Kick those critics out of your head while you work. You aren’t writing this book for them. Sure, you want to be accurate and original, but that doesn’t mean you have to write a book that only a handful of elite experts will understand or relate to. You could write the world’s cleverest book, with the most credible research, nuanced context and precise terminology, but it will be a flop if it doesn’t hit home with the readers you’re trying to reach. Put bluntly, no industry bigwig is going to do your book the honour of ripping it to shreds if nobody is buying it.
Instead, be a translator of ideas. By bringing that arcane knowledge to the masses in language they can understand, you can make a lasting impact on the world. And if impressing your peers really matters to you, what better way to accomplish that than by becoming a widely beloved bestselling author with thousands of fans?
Finding Your Ideal Reader
When I asked my author client to tell me who, specifically, he was most afraid of being criticized by, he immediately rattled off a vivid description of his super-smart peers and the pundits in his industry known for the most blistering critiques. His mental image of these people was so sharp, I could practically see and hear them myself.
When asked to describe the reader he was trying to help with his book, the same author could only talk about his audience in very general and vague terms. He talked about what they needed, and what he hoped to share with them, but couldn’t get a clear picture of them as people.
As this author sits down to write his book, who do you think is peering over his shoulder? The critic, etched so sharply in the author’s imagination that he can practically smell his breath, or an anonymous phantom reader who he can’t call to mind at all? No wonder he was getting tongue-tied at the keyboard. Writing for your critics is like getting embroiled in a long-winded argument in the corner at a party while the people you really want to spend time with are yukking it up in the kitchen. Ditch the bore and go find your friends!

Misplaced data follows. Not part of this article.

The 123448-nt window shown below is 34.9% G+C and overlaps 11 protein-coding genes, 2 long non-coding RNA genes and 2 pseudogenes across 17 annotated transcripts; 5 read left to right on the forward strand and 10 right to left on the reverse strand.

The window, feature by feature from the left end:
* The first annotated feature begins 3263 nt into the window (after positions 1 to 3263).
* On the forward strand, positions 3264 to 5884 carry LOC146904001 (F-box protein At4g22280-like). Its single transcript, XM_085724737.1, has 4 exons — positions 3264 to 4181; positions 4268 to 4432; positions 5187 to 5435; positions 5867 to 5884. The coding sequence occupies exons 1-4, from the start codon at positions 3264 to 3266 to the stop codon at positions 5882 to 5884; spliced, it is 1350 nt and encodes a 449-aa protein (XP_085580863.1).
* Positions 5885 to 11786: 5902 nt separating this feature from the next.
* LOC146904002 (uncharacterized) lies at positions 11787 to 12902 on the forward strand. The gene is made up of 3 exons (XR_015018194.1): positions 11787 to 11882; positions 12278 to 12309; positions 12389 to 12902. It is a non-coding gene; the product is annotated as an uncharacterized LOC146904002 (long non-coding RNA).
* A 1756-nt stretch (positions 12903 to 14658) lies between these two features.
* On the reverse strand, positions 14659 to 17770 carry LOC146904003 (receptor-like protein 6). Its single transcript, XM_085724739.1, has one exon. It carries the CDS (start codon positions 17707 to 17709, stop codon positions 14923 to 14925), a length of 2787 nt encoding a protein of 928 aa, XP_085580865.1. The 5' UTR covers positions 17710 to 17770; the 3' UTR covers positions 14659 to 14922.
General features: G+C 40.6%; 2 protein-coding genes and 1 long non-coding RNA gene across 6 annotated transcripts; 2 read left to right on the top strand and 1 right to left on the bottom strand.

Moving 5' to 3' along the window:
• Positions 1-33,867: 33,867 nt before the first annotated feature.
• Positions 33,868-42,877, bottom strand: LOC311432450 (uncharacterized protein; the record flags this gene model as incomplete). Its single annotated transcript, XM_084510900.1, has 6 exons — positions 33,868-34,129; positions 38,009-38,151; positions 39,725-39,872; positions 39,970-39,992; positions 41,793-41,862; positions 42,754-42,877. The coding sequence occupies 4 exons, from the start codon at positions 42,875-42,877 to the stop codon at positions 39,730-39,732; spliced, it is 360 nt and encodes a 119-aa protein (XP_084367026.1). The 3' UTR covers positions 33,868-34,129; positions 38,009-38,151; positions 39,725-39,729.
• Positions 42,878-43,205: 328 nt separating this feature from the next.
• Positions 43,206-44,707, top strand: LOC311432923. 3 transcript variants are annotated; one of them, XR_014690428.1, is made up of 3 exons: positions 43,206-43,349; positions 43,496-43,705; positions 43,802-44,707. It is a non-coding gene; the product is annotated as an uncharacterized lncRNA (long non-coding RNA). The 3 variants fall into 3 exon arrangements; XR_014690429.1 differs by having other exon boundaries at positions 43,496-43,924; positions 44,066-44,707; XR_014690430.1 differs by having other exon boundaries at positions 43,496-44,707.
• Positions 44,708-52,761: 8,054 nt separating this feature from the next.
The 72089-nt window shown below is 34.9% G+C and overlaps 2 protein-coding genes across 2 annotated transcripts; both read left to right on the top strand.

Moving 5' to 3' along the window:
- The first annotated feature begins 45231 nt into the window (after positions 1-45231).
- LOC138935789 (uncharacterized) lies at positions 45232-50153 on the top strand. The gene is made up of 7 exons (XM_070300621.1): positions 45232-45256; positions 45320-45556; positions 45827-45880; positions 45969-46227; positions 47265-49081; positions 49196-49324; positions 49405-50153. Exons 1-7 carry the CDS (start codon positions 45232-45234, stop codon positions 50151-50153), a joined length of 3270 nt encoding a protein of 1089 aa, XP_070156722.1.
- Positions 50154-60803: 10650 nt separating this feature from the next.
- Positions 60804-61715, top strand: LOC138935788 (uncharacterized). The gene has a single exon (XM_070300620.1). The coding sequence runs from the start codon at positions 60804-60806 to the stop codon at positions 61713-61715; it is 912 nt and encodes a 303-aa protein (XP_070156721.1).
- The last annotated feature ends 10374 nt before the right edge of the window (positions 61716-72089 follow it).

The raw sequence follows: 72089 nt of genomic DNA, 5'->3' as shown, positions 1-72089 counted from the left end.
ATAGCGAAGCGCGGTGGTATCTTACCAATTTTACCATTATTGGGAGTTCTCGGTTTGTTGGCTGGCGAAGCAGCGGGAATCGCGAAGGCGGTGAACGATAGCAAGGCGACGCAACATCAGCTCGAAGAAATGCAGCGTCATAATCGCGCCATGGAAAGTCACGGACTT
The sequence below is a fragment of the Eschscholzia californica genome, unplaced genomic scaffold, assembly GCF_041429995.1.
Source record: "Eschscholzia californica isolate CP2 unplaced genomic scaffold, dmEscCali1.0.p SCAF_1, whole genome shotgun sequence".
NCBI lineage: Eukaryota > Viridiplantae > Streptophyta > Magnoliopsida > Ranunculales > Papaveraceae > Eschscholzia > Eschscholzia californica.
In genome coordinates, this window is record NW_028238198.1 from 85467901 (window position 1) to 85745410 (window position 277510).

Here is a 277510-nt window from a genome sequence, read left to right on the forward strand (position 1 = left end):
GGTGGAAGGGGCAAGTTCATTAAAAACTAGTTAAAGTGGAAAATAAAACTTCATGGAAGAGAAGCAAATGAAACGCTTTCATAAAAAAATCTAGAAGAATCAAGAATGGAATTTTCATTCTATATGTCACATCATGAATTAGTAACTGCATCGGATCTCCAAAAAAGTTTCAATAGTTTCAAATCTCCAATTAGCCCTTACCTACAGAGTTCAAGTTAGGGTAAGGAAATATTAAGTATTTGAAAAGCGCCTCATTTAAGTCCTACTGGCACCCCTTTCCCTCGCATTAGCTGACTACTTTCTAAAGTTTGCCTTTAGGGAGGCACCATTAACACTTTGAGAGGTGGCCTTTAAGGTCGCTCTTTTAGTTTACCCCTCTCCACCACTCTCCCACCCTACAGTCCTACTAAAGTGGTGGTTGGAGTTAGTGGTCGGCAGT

Exercise: Are You Guilty of Defensive Writing?
To determine whether you’re writing defensively, first conjure up a mental image of your harshest potential critics. You probably don’t need to work too hard at this: most of us are painfully aware of the judges and critics in our lives. Even if we don’t know them personally, we know what they think and what they sound like when they’re tearing strips off someone. Notice whether a specific person comes to mind, whether that’s a New York Times book reviewer or your dad.
Now try to conjure up a mental image of your ideal reader. This ideal reader is someone who not only needs the information that you have to share, but who is also excited to learn it, and believes in you as their source of information. This person genuinely likes you and is predisposed to become a bona fide fan.
How clearly can you imagine each of these figures? Do they feel real to you, either as actual individuals or vivid imaginary characters? Can you see their faces and hear their comments in your mind? Notice whether one is more substantial and sharply defined than the other.
If your ideal reader is harder to access than your critic, you need to strengthen your sense of them so they can loom largest in your awareness. Choose an individual to represent your archetypal ideal reader. This could be a friend or family member, a client, or even a TV character. The important thing is that you feel you understand them and know how they think and speak.
Cultivate a “relationship” with this reader by sticking their picture onto your wall, and imagining that they are watching over you while you write, and offering their feedback. Make them matter to you. Ask them what they think of this or that idea in your book. If your archetypal ideal reader is based on an actual person who you know in real life, you might even choose to have a discussion with them about your book. Find out what aspects of your ideas matter most to them, what kind of language resonates with them. By doing this, you will ensure that the book you’re writing is one that will truly support and satisfy the readers who matter most. For help with finding your ideal reader, check out our guide.
I’d love to hear from you about your own ideal reader. Is he or she real to you? Who are they based on? Please share your thoughts in the comments below!